Testing, the Chinese Way, by Elisabeth Rosenthal, New York Times, September 11, 2010.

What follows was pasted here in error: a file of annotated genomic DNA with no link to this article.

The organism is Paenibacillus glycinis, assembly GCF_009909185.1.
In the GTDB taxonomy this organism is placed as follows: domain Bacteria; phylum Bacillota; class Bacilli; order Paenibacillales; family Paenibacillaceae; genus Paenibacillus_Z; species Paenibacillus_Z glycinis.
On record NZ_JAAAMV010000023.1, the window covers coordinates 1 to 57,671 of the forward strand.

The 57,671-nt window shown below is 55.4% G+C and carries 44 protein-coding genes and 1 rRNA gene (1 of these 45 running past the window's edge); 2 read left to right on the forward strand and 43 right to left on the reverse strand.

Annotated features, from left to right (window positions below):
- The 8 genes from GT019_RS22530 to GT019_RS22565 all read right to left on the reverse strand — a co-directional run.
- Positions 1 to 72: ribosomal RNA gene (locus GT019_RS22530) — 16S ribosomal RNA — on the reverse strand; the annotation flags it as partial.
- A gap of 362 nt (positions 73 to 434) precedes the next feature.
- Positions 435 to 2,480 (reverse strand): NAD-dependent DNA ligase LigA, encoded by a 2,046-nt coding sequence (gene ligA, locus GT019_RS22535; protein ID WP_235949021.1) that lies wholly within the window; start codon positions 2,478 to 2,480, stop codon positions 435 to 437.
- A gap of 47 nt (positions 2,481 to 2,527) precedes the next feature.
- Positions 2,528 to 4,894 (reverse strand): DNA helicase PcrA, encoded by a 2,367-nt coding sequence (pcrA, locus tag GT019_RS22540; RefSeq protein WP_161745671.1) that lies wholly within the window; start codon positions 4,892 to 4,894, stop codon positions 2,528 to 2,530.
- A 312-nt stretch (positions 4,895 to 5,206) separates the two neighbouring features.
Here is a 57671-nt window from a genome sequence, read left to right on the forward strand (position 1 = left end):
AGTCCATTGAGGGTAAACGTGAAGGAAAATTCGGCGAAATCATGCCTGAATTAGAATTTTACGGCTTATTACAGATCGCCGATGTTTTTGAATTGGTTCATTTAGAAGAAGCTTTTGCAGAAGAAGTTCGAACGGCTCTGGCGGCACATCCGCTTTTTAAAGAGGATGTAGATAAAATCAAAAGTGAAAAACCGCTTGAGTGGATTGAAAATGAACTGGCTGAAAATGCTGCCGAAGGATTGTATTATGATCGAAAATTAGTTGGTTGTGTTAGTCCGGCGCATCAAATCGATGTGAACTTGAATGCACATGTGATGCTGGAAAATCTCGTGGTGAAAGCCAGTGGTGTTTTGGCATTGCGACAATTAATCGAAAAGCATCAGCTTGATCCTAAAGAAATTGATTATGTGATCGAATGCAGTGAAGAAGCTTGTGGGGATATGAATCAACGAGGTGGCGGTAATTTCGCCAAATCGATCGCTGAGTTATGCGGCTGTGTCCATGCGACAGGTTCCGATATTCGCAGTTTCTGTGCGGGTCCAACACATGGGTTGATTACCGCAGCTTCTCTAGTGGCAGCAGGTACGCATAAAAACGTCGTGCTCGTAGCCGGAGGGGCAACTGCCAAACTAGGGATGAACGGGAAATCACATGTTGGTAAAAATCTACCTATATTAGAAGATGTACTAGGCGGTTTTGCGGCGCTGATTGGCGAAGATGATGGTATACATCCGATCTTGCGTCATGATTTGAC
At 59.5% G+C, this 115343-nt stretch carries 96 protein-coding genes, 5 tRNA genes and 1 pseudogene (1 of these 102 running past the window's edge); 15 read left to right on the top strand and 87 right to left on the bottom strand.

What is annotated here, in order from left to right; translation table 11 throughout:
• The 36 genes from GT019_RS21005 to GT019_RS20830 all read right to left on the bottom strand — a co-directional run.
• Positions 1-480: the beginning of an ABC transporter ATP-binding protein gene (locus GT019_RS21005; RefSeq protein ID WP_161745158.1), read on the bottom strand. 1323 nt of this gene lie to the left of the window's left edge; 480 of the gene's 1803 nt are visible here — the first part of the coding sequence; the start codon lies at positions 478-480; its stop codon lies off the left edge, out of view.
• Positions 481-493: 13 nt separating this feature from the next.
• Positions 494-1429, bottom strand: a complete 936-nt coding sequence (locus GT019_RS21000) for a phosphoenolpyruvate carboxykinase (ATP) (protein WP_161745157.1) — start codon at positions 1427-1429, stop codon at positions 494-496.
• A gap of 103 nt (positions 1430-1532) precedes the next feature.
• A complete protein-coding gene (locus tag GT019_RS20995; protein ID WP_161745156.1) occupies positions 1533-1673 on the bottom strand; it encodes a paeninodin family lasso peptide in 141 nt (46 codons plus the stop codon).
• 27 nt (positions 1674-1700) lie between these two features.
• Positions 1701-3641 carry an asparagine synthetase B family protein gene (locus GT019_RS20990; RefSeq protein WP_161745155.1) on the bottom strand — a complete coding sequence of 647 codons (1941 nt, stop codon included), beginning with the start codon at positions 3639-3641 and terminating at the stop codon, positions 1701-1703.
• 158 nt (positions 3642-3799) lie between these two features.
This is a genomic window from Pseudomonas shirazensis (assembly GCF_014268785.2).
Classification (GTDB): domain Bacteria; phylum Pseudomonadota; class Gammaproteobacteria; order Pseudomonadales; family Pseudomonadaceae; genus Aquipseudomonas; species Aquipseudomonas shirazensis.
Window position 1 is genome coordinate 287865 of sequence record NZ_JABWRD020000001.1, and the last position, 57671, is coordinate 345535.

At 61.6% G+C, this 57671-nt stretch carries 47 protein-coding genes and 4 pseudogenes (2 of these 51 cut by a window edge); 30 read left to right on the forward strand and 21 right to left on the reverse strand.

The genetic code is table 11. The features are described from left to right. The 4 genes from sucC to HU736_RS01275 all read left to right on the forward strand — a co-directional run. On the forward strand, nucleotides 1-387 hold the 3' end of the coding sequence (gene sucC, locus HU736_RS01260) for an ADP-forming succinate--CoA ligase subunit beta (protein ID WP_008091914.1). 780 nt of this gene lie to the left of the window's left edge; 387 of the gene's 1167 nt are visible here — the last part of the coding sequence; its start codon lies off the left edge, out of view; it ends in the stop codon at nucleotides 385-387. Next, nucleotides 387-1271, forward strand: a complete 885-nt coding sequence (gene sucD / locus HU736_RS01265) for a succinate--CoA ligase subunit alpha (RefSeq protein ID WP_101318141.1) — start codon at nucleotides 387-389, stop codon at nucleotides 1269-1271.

Of all the emotions evoked by the word “test,” pleasurable curiosity is probably not at the top of your list. That’s because you live in America, where testing is condemned for stifling individuality, creativity, and real content knowledge. Move half way around the globe, however, and your perspective would change. That’s what happened to NYT correspondent Elisabeth Rosenthal’s children, who, after attending elementary school in China, where they were regularly tested, found their new no-grades and no-tests progressive (presumably private) American school in New York City unsettling. Or as Rosenthal’s daughter asked after a month sans tests, “How do I know if I get what’s going on in math class?” (Both children are now at a Big Apple specialized public high school where they relish the feedback of frequent testing—and a significant portion of their classmates are Asian.) UNC-Chapel Hill professor Gregory Cizek takes it a step further: “What’s best for kids is frequent testing, where even if they do badly, they can get help and improve and have the satisfaction of doing better,” he explains. Yes, he acknowledges, tests must be age appropriate—three-year-olds can’t spend hours filling in bubbles—and the Chinese system, where university entrance rests on one make-it-or-break-it exam, is a bit extreme. But there is a happy medium, where tests are frequent and helpful, as the Rosenthal kids will attest.